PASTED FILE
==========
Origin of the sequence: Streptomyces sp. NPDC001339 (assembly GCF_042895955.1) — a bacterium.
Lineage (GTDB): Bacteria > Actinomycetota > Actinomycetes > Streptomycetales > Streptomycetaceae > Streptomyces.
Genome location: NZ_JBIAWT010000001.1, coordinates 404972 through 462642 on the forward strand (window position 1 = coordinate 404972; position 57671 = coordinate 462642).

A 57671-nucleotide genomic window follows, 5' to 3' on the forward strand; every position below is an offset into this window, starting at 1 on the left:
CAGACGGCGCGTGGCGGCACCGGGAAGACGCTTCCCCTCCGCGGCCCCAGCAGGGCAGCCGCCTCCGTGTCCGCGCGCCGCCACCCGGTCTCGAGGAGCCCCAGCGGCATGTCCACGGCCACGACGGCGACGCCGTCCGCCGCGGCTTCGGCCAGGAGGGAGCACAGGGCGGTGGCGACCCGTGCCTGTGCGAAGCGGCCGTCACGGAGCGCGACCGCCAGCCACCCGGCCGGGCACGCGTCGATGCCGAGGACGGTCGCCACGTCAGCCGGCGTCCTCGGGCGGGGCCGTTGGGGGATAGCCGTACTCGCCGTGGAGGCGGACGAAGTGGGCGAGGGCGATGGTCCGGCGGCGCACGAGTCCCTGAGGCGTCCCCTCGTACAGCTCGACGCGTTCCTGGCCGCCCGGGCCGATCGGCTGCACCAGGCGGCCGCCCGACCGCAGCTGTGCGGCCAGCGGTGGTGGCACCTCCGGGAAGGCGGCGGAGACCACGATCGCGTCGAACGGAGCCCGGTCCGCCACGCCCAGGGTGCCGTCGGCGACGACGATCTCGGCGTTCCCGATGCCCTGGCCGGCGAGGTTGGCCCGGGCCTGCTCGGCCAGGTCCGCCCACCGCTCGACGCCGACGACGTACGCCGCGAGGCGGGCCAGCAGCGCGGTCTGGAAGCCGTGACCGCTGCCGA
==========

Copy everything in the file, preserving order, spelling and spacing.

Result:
Origin of the sequence: Streptomyces sp. NPDC001339 (assembly GCF_042895955.1) — a bacterium.
Lineage (GTDB): Bacteria > Actinomycetota > Actinomycetes > Streptomycetales > Streptomycetaceae > Streptomyces.
Genome location: NZ_JBIAWT010000001.1, coordinates 404972 through 462642 on the forward strand (window position 1 = coordinate 404972; position 57671 = coordinate 462642).

A 57671-nucleotide genomic window follows, 5' to 3' on the forward strand; every position below is an offset into this window, starting at 1 on the left:
CAGACGGCGCGTGGCGGCACCGGGAAGACGCTTCCCCTCCGCGGCCCCAGCAGGGCAGCCGCCTCCGTGTCCGCGCGCCGCCACCCGGTCTCGAGGAGCCCCAGCGGCATGTCCACGGCCACGACGGCGACGCCGTCCGCCGCGGCTTCGGCCAGGAGGGAGCACAGGGCGGTGGCGACCCGTGCCTGTGCGAAGCGGCCGTCACGGAGCGCGACCGCCAGCCACCCGGCCGGGCACGCGTCGATGCCGAGGACGGTCGCCACGTCAGCCGGCGTCCTCGGGCGGGGCCGTTGGGGGATAGCCGTACTCGCCGTGGAGGCGGACGAAGTGGGCGAGGGCGATGGTCCGGCGGCGCACGAGTCCCTGAGGCGTCCCCTCGTACAGCTCGACGCGTTCCTGGCCGCCCGGGCCGATCGGCTGCACCAGGCGGCCGCCCGACCGCAGCTGTGCGGCCAGCGGTGGTGGCACCTCCGGGAAGGCGGCGGAGACCACGATCGCGTCGAACGGAGCCCGGTCCGCCACGCCCAGGGTGCCGTCGGCGACGACGATCTCGGCGTTCCCGATGCCCTGGCCGGCGAGGTTGGCCCGGGCCTGCTCGGCCAGGTCCGCCCACCGCTCGACGCCGACGACGTACGCCGCGAGGCGGGCCAGCAGCGCGGTCTGGAAGCCGTGACCGCTGCCGA